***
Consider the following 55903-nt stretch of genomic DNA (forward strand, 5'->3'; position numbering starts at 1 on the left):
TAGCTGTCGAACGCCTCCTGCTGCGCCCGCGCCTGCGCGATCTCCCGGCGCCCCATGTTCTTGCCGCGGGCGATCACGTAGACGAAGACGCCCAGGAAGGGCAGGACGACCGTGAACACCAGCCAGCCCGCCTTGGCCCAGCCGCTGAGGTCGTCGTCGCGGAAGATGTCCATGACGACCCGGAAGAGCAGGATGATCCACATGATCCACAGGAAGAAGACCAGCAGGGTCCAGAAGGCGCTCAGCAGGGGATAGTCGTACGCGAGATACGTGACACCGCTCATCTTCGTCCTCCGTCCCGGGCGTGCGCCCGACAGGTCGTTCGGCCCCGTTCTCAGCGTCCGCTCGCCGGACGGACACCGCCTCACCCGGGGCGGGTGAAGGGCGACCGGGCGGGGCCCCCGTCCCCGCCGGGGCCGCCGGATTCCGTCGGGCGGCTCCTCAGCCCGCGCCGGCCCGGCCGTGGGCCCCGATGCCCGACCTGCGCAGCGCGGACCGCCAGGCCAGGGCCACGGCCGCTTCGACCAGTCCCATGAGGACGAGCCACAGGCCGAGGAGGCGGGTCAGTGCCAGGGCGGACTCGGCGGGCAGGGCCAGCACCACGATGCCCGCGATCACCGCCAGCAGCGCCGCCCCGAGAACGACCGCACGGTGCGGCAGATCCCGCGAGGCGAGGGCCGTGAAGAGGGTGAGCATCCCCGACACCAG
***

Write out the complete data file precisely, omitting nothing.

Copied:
Consider the following 55903-nt stretch of genomic DNA (forward strand, 5'->3'; position numbering starts at 1 on the left):
TAGCTGTCGAACGCCTCCTGCTGCGCCCGCGCCTGCGCGATCTCCCGGCGCCCCATGTTCTTGCCGCGGGCGATCACGTAGACGAAGACGCCCAGGAAGGGCAGGACGACCGTGAACACCAGCCAGCCCGCCTTGGCCCAGCCGCTGAGGTCGTCGTCGCGGAAGATGTCCATGACGACCCGGAAGAGCAGGATGATCCACATGATCCACAGGAAGAAGACCAGCAGGGTCCAGAAGGCGCTCAGCAGGGGATAGTCGTACGCGAGATACGTGACACCGCTCATCTTCGTCCTCCGTCCCGGGCGTGCGCCCGACAGGTCGTTCGGCCCCGTTCTCAGCGTCCGCTCGCCGGACGGACACCGCCTCACCCGGGGCGGGTGAAGGGCGACCGGGCGGGGCCCCCGTCCCCGCCGGGGCCGCCGGATTCCGTCGGGCGGCTCCTCAGCCCGCGCCGGCCCGGCCGTGGGCCCCGATGCCCGACCTGCGCAGCGCGGACCGCCAGGCCAGGGCCACGGCCGCTTCGACCAGTCCCATGAGGACGAGCCACAGGCCGAGGAGGCGGGTCAGTGCCAGGGCGGACTCGGCGGGCAGGGCCAGCACCACGATGCCCGCGATCACCGCCAGCAGCGCCGCCCCGAGAACGACCGCACGGTGCGGCAGATCCCGCGAGGCGAGGGCCGTGAAGAGGGTGAGCATCCCCGACACCAG